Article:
If you have watched my videos or read my articles, you will see me mention the concept of reciprocality ever so often. Tommy Angelo is the author that coined that term! Elements of Poker is extremely entertaining and really informative to read. Mr. Angelo has a unique perspective when it comes to poker and his ideas are as profound as they are useful. Enjoy!
- The Theory Of Poker, by David Sklansky
While low in pure entertainment value, this book gets straight to the point of what type of thought process is necessary to become a successful poker player. Many good poker books build upon the foundation that Theory Of Poker has laid out. I highly recommend this book, but maybe only after you are a fairly advanced player.
- One Of A Kind, By Nolan Dalla
Okay, so this isn’t a strategy book. Even so, I feel it is a must-read for poker players. Not as a cautionary tale, but instead as a look into the most brilliant poker mind to ever live. Learn about Stu Ungar’s life and how he approached the game of poker. I am pretty sure it will make you a much better player, even if only by “osmosis.” Besides all of that, it is a damned entertaining read. Don’t know who Stu Ungar is? What would you consider a good tournament record? A 20% cash rate? Stu got top 3 in 21 out of 34 tournaments that he entered in his lifetime and won 10 out of 30 major tournaments. Let that sink in.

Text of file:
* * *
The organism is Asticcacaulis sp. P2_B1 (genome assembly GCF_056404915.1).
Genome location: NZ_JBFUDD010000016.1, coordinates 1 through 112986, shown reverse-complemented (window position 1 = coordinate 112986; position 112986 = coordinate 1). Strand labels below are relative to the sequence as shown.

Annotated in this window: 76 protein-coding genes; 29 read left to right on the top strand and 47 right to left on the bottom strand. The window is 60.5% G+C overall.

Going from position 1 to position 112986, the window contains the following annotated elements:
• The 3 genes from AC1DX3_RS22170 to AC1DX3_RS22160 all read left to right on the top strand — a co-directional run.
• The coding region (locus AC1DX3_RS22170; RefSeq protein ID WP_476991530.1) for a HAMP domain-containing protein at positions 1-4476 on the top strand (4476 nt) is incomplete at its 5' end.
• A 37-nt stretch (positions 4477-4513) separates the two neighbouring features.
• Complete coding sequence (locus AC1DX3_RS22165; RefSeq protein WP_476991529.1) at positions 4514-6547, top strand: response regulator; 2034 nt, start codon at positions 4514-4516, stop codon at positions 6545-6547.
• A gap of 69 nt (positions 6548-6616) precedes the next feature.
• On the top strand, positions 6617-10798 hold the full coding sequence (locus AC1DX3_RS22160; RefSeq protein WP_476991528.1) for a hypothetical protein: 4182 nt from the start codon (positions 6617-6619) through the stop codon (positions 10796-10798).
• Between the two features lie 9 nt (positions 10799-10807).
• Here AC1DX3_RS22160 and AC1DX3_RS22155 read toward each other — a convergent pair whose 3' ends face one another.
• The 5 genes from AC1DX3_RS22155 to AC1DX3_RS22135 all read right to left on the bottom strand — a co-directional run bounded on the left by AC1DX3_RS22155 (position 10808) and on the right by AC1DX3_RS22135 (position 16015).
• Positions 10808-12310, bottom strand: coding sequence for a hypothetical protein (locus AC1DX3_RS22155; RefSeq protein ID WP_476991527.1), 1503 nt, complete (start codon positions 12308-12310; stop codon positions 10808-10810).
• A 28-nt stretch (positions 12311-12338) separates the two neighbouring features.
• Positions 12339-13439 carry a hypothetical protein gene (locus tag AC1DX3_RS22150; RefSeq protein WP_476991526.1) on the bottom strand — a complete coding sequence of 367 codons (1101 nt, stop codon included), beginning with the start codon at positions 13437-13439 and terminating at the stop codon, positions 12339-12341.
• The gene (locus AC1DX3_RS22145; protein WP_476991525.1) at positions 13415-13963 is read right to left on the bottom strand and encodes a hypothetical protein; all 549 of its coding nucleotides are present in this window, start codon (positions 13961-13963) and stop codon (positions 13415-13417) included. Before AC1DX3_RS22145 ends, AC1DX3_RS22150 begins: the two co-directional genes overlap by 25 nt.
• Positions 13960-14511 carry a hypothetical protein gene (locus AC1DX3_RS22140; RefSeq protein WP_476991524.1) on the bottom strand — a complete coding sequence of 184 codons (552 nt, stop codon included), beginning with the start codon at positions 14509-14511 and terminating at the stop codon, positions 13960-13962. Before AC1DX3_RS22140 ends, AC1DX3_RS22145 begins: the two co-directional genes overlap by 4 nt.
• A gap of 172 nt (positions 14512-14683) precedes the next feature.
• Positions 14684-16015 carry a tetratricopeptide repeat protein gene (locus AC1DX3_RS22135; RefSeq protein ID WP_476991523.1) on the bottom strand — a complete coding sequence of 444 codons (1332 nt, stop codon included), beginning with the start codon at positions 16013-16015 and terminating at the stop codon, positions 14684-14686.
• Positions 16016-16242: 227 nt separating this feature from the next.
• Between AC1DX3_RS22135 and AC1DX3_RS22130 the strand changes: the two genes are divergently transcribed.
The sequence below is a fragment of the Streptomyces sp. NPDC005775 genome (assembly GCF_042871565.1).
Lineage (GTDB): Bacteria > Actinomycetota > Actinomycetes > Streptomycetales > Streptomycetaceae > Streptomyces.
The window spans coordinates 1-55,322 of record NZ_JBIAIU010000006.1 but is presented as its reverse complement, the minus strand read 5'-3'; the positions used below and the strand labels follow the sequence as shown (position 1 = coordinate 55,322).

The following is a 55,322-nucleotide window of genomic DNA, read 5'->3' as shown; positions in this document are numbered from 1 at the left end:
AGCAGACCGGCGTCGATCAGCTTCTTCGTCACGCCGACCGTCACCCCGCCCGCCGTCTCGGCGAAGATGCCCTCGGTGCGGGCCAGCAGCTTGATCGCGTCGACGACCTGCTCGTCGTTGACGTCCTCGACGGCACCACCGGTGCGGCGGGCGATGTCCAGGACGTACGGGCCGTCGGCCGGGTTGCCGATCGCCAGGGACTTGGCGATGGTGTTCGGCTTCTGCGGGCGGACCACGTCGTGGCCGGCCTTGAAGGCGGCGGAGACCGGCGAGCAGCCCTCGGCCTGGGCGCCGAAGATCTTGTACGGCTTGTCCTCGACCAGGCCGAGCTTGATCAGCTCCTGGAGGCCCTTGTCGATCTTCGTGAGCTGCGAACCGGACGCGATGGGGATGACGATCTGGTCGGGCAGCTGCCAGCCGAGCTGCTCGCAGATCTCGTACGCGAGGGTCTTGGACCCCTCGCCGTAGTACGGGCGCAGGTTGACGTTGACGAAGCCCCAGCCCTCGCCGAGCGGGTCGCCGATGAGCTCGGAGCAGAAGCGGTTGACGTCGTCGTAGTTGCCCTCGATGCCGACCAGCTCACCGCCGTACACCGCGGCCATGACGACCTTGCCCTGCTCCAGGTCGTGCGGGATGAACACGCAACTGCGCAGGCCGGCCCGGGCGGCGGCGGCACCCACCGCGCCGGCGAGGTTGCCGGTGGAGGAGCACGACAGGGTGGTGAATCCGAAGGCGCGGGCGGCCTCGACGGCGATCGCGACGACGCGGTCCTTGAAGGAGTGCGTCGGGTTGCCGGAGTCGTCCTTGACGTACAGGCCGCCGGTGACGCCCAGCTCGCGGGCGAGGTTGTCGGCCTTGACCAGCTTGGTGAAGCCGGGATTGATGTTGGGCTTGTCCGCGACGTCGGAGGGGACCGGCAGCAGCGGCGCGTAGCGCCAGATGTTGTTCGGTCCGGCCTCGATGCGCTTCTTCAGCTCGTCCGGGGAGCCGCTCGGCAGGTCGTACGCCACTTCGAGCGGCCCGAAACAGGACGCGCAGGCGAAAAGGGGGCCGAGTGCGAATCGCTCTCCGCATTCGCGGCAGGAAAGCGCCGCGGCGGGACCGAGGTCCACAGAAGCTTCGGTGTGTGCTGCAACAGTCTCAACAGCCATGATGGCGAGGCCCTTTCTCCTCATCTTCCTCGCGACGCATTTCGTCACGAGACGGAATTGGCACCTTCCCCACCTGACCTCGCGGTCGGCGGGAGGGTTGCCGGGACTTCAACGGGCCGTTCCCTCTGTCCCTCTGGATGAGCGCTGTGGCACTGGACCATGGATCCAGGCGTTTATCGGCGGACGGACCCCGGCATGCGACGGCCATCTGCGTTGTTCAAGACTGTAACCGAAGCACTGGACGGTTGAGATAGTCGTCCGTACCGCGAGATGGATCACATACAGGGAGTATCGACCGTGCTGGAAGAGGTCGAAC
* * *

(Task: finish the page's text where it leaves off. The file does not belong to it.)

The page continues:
I hope you have enjoyed this article. If you want to know more about me, check out my homepage to learn more. I also wrote a book on playing a stack under 50 big blinds, which is ideal for learning poker! You will find my book compatible with the information found in the books I suggest. Thanks for reading, and please let me know what your favorite books are and why in the comments below!